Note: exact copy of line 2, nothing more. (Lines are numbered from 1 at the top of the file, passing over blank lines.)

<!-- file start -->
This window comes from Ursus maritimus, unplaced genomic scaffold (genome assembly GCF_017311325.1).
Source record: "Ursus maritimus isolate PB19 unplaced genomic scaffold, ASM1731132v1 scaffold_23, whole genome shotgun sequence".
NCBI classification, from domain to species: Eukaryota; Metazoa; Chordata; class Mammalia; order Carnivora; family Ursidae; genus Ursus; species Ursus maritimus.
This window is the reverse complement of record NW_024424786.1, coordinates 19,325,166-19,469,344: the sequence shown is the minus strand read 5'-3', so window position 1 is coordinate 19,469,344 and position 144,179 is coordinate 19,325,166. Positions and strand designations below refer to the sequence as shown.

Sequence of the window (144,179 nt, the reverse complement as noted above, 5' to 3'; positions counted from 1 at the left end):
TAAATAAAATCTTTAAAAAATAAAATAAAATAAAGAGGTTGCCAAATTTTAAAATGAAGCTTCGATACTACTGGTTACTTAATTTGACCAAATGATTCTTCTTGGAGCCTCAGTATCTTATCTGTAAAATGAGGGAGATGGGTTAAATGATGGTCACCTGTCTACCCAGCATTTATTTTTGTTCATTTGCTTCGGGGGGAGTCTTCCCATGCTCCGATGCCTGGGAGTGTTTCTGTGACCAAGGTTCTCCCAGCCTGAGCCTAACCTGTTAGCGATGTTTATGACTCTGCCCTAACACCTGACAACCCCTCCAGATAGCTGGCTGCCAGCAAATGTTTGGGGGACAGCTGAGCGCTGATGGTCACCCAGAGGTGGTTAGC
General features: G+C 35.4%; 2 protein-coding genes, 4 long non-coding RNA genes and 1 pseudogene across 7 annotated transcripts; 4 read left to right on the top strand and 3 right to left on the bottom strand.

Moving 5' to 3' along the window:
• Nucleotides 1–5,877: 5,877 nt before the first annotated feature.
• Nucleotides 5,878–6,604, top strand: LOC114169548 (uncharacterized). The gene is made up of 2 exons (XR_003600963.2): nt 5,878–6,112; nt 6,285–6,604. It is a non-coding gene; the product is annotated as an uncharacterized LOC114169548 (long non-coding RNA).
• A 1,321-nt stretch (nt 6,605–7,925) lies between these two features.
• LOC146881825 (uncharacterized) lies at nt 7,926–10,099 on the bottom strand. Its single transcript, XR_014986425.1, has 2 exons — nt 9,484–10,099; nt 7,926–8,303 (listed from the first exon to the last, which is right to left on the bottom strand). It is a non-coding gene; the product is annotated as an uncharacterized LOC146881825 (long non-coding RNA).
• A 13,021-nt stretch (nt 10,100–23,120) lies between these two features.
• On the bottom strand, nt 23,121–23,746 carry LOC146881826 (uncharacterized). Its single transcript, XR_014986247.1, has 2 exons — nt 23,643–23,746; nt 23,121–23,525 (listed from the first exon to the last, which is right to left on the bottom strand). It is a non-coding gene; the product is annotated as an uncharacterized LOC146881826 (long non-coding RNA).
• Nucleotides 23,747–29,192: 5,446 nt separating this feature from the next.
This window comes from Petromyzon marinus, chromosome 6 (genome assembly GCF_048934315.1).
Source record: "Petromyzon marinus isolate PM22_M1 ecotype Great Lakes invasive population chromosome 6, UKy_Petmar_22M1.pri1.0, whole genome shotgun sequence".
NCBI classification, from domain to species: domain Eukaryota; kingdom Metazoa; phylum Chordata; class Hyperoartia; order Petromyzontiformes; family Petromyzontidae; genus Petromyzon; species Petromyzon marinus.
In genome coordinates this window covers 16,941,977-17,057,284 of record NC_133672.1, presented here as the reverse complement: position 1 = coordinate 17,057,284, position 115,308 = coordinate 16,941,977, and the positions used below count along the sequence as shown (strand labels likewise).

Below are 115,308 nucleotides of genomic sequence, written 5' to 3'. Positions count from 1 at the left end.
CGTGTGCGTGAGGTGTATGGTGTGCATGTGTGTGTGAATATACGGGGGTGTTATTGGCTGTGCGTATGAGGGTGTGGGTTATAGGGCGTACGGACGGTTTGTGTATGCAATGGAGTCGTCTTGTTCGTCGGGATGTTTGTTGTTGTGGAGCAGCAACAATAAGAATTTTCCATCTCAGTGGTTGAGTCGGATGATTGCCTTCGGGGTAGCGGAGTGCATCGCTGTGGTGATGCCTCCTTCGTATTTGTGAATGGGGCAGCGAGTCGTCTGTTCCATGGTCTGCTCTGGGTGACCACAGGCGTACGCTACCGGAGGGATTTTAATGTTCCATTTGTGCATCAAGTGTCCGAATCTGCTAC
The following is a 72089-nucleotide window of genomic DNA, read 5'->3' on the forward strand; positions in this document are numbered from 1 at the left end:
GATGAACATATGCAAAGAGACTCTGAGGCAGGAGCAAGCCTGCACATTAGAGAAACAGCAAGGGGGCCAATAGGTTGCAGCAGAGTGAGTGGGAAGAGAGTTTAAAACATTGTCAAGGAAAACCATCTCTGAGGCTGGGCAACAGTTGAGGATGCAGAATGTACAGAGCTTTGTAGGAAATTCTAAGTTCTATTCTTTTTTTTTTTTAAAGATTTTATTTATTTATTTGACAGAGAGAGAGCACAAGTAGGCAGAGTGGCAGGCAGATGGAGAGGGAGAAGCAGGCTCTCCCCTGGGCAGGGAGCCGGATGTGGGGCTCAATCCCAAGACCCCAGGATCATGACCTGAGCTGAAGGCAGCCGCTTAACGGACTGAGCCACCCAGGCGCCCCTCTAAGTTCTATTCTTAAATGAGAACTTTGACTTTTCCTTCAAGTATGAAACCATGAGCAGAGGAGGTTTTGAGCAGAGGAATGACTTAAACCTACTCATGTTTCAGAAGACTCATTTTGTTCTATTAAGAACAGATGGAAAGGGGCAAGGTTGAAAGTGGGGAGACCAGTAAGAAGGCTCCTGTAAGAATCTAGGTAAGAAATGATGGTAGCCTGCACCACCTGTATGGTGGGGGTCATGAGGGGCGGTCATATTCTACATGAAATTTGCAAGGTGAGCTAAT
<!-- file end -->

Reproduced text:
Source record: "Ursus maritimus isolate PB19 unplaced genomic scaffold, ASM1731132v1 scaffold_23, whole genome shotgun sequence".